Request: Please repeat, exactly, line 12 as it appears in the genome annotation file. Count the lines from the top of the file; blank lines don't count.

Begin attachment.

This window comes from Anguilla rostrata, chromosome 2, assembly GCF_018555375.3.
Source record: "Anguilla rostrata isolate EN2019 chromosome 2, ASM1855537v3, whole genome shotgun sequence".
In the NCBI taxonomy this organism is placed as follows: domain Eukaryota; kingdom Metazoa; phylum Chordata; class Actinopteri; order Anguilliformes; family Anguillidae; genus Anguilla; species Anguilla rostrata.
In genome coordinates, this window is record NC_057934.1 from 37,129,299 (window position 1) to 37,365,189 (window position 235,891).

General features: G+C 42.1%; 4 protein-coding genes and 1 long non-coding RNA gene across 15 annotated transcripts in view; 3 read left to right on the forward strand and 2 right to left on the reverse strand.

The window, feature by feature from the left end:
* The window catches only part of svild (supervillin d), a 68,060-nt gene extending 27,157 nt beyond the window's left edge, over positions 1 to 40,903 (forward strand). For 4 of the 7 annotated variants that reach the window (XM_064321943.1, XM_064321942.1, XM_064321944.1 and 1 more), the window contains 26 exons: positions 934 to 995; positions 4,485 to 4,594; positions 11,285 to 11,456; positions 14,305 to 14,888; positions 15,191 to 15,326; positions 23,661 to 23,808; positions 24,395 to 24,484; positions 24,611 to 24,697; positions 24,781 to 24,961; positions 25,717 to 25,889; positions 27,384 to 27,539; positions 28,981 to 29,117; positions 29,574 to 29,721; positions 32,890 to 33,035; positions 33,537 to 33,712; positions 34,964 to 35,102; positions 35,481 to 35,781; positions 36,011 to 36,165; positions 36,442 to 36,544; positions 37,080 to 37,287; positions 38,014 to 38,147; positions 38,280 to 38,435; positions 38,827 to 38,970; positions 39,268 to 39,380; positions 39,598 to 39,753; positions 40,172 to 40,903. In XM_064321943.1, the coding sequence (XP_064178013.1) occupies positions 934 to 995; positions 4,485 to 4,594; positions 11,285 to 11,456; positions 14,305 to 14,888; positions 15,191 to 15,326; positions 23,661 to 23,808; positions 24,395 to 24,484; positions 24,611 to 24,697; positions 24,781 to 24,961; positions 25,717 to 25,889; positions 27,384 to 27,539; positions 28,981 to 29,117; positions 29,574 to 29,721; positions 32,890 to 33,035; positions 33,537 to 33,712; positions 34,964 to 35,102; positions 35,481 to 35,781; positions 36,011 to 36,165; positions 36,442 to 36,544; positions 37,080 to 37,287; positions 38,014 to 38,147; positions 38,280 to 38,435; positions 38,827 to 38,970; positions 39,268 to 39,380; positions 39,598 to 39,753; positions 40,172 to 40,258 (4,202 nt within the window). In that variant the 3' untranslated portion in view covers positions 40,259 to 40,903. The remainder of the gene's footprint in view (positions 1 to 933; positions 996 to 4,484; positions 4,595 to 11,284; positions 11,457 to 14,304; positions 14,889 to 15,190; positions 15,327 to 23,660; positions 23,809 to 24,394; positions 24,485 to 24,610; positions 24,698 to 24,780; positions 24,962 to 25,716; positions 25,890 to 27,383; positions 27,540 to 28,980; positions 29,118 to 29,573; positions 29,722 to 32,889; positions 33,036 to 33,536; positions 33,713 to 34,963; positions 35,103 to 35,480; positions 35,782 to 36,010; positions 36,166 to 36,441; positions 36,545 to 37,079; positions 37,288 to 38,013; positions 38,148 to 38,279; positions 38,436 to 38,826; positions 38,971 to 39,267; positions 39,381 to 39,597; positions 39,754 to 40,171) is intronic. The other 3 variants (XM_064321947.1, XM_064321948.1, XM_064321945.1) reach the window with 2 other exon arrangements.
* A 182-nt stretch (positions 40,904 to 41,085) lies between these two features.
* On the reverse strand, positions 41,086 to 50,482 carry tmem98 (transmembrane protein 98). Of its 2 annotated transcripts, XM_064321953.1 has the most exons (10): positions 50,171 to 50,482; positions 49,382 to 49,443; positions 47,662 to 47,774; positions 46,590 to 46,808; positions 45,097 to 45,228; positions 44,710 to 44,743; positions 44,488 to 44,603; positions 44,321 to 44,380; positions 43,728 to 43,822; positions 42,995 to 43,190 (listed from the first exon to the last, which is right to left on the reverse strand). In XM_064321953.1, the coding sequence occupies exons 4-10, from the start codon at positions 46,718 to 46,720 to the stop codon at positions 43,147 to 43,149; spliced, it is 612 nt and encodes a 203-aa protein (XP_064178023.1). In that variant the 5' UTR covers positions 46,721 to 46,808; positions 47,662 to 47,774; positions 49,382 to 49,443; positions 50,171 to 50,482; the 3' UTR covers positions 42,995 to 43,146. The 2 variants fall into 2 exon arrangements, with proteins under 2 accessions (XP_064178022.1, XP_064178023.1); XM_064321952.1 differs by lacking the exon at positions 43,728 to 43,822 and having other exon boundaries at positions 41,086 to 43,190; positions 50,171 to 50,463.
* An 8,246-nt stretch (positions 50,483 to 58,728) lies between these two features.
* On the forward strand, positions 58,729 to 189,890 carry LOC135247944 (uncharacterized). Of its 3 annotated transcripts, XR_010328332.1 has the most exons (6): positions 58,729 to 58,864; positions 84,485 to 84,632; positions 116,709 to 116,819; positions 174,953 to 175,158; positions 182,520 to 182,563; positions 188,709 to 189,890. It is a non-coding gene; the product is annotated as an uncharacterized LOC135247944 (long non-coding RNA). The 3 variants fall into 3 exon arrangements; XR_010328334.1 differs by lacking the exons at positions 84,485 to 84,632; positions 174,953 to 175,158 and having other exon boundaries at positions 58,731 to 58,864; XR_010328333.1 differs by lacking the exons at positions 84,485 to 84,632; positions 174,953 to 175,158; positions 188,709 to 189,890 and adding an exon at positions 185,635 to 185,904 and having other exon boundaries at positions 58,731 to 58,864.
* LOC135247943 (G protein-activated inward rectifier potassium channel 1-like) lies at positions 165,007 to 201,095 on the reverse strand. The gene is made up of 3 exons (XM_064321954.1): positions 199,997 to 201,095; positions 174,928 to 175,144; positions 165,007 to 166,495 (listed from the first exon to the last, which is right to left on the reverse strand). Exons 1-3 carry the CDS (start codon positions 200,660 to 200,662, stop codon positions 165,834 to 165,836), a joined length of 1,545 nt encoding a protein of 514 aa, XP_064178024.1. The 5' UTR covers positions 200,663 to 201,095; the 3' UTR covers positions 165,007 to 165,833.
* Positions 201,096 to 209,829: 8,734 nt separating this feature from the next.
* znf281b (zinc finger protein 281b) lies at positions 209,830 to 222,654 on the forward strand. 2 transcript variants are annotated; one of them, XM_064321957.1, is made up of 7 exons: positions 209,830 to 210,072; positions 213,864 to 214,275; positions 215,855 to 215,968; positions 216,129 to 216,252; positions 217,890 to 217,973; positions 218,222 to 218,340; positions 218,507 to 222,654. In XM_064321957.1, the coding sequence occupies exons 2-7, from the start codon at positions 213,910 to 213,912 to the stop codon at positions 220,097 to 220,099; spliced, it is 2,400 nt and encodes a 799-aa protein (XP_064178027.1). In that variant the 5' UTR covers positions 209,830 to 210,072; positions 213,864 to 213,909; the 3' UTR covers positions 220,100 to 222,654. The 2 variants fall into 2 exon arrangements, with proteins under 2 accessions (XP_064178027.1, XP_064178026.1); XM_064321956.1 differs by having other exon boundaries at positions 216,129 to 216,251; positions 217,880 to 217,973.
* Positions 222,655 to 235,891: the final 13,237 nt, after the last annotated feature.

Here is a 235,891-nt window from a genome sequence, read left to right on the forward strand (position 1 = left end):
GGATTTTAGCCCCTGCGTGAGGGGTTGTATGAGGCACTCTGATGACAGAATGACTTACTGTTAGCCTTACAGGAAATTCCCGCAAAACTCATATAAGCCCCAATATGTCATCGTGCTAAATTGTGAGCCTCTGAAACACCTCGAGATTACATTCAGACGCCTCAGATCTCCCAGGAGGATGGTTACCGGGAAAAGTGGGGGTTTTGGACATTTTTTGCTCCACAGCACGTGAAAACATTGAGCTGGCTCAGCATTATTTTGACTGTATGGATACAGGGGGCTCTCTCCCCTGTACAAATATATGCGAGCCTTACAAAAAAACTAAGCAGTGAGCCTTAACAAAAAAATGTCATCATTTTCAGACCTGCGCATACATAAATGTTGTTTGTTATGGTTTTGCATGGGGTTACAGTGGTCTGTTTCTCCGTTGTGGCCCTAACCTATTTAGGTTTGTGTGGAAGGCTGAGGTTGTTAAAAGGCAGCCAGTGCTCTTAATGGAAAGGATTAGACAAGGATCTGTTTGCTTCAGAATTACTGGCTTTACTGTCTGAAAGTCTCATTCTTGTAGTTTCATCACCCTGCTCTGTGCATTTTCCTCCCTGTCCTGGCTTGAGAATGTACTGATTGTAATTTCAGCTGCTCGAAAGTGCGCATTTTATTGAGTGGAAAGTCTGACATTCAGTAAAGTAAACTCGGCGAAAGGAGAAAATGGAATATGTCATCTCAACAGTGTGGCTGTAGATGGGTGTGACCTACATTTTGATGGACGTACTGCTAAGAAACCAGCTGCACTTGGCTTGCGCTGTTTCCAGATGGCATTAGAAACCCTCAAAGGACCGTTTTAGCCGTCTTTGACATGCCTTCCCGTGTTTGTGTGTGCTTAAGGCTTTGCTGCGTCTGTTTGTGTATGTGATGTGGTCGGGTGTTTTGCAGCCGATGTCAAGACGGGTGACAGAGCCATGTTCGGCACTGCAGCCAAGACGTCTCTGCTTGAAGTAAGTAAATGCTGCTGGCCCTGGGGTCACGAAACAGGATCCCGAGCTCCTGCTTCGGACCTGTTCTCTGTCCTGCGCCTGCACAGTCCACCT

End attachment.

* LOC135247943 (G protein-activated inward rectifier potassium channel 1-like) lies at positions 165,007 to 201,095 on the reverse strand. The gene is made up of 3 exons (XM_064321954.1): positions 199,997 to 201,095; positions 174,928 to 175,144; positions 165,007 to 166,495 (listed from the first exon to the last, which is right to left on the reverse strand). Exons 1-3 carry the CDS (start codon positions 200,660 to 200,662, stop codon positions 165,834 to 165,836), a joined length of 1,545 nt encoding a protein of 514 aa, XP_064178024.1. The 5' UTR covers positions 200,663 to 201,095; the 3' UTR covers positions 165,007 to 165,833.